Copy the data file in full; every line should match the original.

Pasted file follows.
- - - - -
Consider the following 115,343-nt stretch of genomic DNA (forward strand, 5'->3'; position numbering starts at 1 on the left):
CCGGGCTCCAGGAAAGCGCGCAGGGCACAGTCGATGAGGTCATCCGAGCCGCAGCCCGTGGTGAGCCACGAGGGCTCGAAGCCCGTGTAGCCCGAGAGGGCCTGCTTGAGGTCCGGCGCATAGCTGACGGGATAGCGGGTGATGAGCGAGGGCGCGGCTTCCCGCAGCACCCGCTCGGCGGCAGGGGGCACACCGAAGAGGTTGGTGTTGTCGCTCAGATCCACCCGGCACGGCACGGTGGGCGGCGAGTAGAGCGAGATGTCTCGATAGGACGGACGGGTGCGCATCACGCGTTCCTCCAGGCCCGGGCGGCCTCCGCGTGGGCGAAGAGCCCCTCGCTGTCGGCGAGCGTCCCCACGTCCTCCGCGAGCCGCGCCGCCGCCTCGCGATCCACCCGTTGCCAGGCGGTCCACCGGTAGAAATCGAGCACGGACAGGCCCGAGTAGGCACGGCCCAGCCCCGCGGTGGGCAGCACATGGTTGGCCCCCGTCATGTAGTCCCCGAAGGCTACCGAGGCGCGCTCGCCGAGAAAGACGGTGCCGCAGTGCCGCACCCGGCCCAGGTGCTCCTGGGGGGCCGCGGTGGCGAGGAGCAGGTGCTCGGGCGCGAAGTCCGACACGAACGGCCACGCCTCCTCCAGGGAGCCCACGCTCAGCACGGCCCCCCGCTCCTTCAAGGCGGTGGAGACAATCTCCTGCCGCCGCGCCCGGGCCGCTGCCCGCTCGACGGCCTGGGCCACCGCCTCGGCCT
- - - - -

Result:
Consider the following 115,343-nt stretch of genomic DNA (forward strand, 5'->3'; position numbering starts at 1 on the left):
CCGGGCTCCAGGAAAGCGCGCAGGGCACAGTCGATGAGGTCATCCGAGCCGCAGCCCGTGGTGAGCCACGAGGGCTCGAAGCCCGTGTAGCCCGAGAGGGCCTGCTTGAGGTCCGGCGCATAGCTGACGGGATAGCGGGTGATGAGCGAGGGCGCGGCTTCCCGCAGCACCCGCTCGGCGGCAGGGGGCACACCGAAGAGGTTGGTGTTGTCGCTCAGATCCACCCGGCACGGCACGGTGGGCGGCGAGTAGAGCGAGATGTCTCGATAGGACGGACGGGTGCGCATCACGCGTTCCTCCAGGCCCGGGCGGCCTCCGCGTGGGCGAAGAGCCCCTCGCTGTCGGCGAGCGTCCCCACGTCCTCCGCGAGCCGCGCCGCCGCCTCGCGATCCACCCGTTGCCAGGCGGTCCACCGGTAGAAATCGAGCACGGACAGGCCCGAGTAGGCACGGCCCAGCCCCGCGGTGGGCAGCACATGGTTGGCCCCCGTCATGTAGTCCCCGAAGGCTACCGAGGCGCGCTCGCCGAGAAAGACGGTGCCGCAGTGCCGCACCCGGCCCAGGTGCTCCTGGGGGGCCGCGGTGGCGAGGAGCAGGTGCTCGGGCGCGAAGTCCGACACGAACGGCCACGCCTCCTCCAGGGAGCCCACGCTCAGCACGGCCCCCCGCTCCTTCAAGGCGGTGGAGACAATCTCCTGCCGCCGCGCCCGGGCCGCTGCCCGCTCGACGGCCTGGGCCACCGCCTCGGCCT